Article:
*This is a refresh of this earlier post, now edited for Concourse v1.2.0 *
In this post I’ll introduce you to Concourse CI and walk you through a configuration of a simple pipeline. We’ll setup concourse from scratch and create a basic pipeline for running unit tests.
What is it?
Concourse CI is a relatively new CI offering. The product’s homepage does a good job of explaining the key features differentiating it from a plethora of other CI solutions, but here’s my short list, which attracted my attention:
Pipeline as Code™
No more pointy-clicky setups anymore. No more issues with versioning the CI configurations. Instead of developing tools to extract the CI configuration into a file that can later be imported or versioned, Concourse takes a completely opposite approach - it generates the pipeline from the configuration files in the first place. I call this approach Pipeline As Code™ and I’ve always been its avid supporter. It’s great to see it being enforced by the platform. One great benefit that stems from it is a stateless nature of the CI server. This item has also been recently listed on the ThoughtWorks technology radar.
Phoenix build agents
No more snowflake build agents. No more debugging issues caused by dependencies cached by previous builds. More on phoenix servers here
CLI and API first, UI later
We, developers, love APIs. They allow for task automation and controlling things directly from the terminal, without touching the mouse :) The north star guiding the Concourse development team is to provide complete functionality via the CLI. Big shout out for this approach!
Personal builds made easy
A relatively new concept, personal builds, allow you to run an instance of the pipeline without committing the code to the central repository. This avoids classic push-fail-push-fail-push-pass scenarios caused by discrepancies between dev’s local environment and the CI. I’ll show how Concourse supports this method later on.
- vagrant & virtualbox
- 4GB of RAM to spend
First, clone my demo repo here and do
You know you’re on the right path, when you see this at http://192.168.100.4:8080/
Second, download the CLI tool, fly via the link on the screen above, make it executable (
chmod +x fly) and put it in a place that’s on the PATH (e.g.
Before you’re ready to use the CLI with your concourse CI instance, you need to log in
From now on, we’re logged into our instance and all the future requests will need reference this session with -t lite.
Now, let’s configure the pipeline. Yes, over the CLI - no pointy-clicky operations!
If everything goes right, you’ll see this on the main page: The UI is very basic, but it’s all a man could ever wish for. It does what it should - shows your pipeline’s status.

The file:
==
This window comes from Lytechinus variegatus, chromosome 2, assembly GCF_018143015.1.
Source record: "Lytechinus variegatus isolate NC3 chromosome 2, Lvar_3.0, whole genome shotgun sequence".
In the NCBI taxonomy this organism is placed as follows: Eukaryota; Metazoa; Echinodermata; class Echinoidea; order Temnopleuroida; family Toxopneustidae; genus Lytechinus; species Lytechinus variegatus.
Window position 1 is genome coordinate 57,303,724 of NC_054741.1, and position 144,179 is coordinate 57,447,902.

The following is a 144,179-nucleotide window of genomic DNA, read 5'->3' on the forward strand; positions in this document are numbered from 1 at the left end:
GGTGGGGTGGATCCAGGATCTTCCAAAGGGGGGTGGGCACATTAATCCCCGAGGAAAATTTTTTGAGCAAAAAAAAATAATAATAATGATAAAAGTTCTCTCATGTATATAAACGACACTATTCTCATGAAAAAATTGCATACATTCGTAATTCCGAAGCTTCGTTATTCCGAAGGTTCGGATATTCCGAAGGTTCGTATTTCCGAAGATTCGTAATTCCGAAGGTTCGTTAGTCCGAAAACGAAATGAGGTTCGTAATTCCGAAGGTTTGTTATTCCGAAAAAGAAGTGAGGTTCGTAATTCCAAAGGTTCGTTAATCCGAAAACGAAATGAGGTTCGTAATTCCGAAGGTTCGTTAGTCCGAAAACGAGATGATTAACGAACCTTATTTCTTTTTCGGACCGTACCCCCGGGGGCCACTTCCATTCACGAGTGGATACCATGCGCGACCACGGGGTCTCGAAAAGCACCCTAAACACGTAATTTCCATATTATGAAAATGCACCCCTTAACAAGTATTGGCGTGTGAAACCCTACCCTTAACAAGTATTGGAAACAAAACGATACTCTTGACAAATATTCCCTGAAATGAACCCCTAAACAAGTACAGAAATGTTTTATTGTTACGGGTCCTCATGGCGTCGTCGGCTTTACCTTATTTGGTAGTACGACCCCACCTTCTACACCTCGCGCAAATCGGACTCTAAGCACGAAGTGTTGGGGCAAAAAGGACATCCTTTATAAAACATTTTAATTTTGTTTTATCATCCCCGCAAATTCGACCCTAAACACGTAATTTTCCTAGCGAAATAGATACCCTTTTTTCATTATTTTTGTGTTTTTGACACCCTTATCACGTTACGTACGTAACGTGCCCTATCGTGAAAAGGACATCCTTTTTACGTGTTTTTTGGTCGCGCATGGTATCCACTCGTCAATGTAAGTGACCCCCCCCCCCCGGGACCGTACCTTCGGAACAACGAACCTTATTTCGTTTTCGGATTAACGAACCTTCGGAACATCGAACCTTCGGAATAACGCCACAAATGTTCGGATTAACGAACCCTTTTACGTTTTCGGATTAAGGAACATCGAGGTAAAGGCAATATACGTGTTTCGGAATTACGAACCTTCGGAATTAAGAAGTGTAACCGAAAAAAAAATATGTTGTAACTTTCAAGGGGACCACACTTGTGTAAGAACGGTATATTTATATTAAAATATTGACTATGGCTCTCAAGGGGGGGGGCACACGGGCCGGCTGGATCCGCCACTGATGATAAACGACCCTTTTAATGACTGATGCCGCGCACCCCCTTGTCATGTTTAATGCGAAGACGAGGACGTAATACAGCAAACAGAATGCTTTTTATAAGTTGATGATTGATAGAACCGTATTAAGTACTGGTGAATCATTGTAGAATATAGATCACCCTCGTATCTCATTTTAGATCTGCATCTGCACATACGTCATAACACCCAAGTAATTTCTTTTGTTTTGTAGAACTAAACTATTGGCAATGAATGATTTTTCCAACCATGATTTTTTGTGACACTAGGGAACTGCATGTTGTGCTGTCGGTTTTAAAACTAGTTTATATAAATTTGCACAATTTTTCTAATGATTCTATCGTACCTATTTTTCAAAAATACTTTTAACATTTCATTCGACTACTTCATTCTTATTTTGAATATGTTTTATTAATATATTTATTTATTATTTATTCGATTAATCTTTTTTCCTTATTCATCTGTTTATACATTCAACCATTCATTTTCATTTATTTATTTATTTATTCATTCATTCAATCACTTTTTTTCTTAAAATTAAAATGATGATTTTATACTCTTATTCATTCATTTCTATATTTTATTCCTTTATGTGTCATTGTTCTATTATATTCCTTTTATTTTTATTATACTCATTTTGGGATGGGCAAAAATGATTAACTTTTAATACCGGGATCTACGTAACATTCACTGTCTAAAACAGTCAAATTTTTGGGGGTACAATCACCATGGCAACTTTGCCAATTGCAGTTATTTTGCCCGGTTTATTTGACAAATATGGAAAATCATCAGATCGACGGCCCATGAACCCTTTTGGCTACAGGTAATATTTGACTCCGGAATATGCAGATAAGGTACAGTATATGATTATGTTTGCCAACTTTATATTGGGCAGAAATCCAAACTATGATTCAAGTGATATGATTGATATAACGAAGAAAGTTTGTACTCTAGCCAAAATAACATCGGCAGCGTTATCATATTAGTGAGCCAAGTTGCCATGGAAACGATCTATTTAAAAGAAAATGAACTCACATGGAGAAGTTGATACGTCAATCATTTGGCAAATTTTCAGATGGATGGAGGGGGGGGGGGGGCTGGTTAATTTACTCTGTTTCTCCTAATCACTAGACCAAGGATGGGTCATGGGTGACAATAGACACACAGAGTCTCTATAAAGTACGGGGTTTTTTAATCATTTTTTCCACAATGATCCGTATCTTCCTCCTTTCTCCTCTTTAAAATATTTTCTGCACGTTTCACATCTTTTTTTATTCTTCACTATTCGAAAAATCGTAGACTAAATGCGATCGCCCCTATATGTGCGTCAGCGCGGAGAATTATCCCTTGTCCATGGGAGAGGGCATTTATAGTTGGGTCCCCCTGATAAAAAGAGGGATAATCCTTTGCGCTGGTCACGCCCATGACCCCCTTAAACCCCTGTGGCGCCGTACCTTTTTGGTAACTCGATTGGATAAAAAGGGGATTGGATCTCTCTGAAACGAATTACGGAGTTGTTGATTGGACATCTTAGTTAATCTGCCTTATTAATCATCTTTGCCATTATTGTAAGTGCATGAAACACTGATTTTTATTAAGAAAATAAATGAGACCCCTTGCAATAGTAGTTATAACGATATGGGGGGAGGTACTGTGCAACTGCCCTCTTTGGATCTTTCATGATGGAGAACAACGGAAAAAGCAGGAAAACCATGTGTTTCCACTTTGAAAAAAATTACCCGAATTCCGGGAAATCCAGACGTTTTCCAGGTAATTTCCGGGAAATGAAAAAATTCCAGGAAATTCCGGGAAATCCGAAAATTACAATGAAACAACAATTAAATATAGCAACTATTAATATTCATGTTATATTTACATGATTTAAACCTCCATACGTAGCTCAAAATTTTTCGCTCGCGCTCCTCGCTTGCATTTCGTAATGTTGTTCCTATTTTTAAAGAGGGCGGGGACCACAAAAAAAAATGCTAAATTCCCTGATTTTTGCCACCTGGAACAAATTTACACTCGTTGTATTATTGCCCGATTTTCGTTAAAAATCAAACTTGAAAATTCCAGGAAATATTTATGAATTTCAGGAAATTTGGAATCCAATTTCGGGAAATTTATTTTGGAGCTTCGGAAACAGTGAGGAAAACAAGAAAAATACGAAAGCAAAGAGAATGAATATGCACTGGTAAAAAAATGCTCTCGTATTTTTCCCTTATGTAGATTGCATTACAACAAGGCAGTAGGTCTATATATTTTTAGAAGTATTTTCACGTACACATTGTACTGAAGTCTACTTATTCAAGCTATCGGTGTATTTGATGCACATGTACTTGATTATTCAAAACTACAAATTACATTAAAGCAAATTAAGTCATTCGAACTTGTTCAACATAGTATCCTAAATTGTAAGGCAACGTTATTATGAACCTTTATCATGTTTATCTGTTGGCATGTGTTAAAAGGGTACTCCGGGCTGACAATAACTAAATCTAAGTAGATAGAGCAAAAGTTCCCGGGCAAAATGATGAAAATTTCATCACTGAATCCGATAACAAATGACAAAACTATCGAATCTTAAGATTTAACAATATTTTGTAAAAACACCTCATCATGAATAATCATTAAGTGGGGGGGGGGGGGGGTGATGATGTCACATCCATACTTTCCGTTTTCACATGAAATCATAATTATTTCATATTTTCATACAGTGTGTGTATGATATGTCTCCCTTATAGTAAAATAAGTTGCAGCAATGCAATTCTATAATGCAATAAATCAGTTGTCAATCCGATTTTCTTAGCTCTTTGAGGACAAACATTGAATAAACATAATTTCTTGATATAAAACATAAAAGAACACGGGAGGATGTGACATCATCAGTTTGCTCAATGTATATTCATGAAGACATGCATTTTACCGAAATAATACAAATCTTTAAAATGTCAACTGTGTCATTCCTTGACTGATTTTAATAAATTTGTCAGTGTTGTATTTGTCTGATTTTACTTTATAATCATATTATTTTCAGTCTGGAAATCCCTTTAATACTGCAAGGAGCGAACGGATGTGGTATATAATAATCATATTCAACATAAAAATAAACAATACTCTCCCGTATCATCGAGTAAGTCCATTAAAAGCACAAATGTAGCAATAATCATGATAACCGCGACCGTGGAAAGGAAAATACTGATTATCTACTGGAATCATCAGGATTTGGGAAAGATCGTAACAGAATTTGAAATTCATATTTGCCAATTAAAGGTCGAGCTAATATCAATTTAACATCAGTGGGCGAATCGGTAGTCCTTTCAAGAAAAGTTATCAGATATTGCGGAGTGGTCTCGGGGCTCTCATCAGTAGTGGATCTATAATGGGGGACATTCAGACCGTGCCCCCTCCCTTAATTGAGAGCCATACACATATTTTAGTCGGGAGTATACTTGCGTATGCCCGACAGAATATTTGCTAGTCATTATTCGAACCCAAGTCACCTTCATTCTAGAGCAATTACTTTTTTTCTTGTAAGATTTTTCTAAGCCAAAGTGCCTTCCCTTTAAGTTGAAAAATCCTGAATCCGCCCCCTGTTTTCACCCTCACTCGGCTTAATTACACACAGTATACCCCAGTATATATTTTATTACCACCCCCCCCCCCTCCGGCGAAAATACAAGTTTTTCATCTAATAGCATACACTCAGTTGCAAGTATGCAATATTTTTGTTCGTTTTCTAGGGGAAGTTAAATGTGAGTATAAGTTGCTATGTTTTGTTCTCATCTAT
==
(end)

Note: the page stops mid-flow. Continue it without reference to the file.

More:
Let’s switch over to the terminal and see what else fly can do for us:
That’s pretty self explanatory. What else?
The pipeline starts in a paused state, so let’s turn it on:
In a few seconds your screen should change to this, which indicates the pipeline is running:
Additionally, there are two fly commands that allow us to peak into task’s execution:
watch displays a log stream for the selected, currently running build:
intercept allows to ssh into a container of a recently finished task and inspect its contents:
Currently (v1.2.0) defining inputs and outputs is a little bizarre, especially if the output you want to pass downstream is not neatly packaged in a single build folder, as is the case in the npm ecosystem. Namely, after running
npm install, besides your source, test and other folders, you end up with a node_modules folder which holds your external dependencies.
Concurse CI doesn’t currently support this case out of the box, so here’s two suggestions you can follow.
- Cherry picking At the end of your task, stash all your bits in a separate output folder, which you then expose through the outputs property of your task. For example, if your first task performs npm install and your next one runs the tests, move node_modules, your source and test folders, package.json and anything else you need into an output folder, which you reference in the outputs of your task’s definition and the inputs of the next task.
Pros: A flexible approach, that allows you to split your pipeline in tasks of any granularity
Cons: Now you have a list of things you cherry-pick to maintain
- Fatter tasks The alternative to the above approach is to decrease the granularity of your tasks. Let me explain using the npm example. Most of the frontend npm projects will roughly follow the same pattern: npm install, npm test, npm package. The last step is when you minify and concatenate all your .js files plus external dependencies into one ugly bundle.js, that gets deployed. Instead of splitting those steps across multiple tasks, you can do all of them in one, until there’s a single, clean artifact to pass down.
Pros: Simple implementation
Cons: Tasks are less granular, so if one fails, it’s hard to say what exactly failed without looking at the log
As I mentioned before, this is a very handy utility, that concourse, thanks to it’s architecture based on inputs and outputs supports really well. To picture it, let’s assume that we want to execute the test task, without committing the code to the central repository. It might be helpful especially in debugging scenarios, when our local environment is in some way different from the CI one and yields different results. This is how it’s done:
The -i flag specifies the inputs for the task, as defined in the task yaml (test.yml in this case). With -o you specify output folders.
Side note: Currently, only running individual tasks is supported. To run a part of the pipeline, you’ll have to manually combine the output of one task (using -o flag) with the input of the next one.